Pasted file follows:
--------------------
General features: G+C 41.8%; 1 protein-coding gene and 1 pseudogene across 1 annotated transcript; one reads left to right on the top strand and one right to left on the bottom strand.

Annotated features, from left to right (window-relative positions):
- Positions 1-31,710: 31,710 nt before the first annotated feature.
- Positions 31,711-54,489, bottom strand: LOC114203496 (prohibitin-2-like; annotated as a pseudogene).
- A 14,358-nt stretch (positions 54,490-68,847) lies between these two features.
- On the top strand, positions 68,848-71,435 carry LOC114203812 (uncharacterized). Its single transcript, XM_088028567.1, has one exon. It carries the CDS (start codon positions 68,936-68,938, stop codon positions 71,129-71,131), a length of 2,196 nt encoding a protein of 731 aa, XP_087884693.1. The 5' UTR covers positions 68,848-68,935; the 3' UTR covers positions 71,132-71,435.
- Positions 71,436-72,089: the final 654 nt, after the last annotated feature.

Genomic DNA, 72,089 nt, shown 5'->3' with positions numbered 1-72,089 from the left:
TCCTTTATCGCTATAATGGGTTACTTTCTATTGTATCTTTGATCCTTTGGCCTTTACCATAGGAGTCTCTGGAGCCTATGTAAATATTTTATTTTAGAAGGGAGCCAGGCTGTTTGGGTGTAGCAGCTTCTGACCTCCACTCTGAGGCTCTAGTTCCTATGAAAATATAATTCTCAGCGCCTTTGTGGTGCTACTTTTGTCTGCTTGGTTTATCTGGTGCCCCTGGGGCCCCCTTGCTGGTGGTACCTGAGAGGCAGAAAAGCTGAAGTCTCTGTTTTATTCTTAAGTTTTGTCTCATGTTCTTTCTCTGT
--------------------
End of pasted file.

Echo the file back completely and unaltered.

General features: G+C 41.8%; 1 protein-coding gene and 1 pseudogene across 1 annotated transcript; one reads left to right on the top strand and one right to left on the bottom strand.

Annotated features, from left to right (window-relative positions):
- Positions 1-31,710: 31,710 nt before the first annotated feature.
- Positions 31,711-54,489, bottom strand: LOC114203496 (prohibitin-2-like; annotated as a pseudogene).
- A 14,358-nt stretch (positions 54,490-68,847) lies between these two features.
- On the top strand, positions 68,848-71,435 carry LOC114203812 (uncharacterized). Its single transcript, XM_088028567.1, has one exon. It carries the CDS (start codon positions 68,936-68,938, stop codon positions 71,129-71,131), a length of 2,196 nt encoding a protein of 731 aa, XP_087884693.1. The 5' UTR covers positions 68,848-68,935; the 3' UTR covers positions 71,132-71,435.
- Positions 71,436-72,089: the final 654 nt, after the last annotated feature.

Genomic DNA, 72,089 nt, shown 5'->3' with positions numbered 1-72,089 from the left:
TCCTTTATCGCTATAATGGGTTACTTTCTATTGTATCTTTGATCCTTTGGCCTTTACCATAGGAGTCTCTGGAGCCTATGTAAATATTTTATTTTAGAAGGGAGCCAGGCTGTTTGGGTGTAGCAGCTTCTGACCTCCACTCTGAGGCTCTAGTTCCTATGAAAATATAATTCTCAGCGCCTTTGTGGTGCTACTTTTGTCTGCTTGGTTTATCTGGTGCCCCTGGGGCCCCCTTGCTGGTGGTACCTGAGAGGCAGAAAAGCTGAAGTCTCTGTTTTATTCTTAAGTTTTGTCTCATGTTCTTTCTCTGT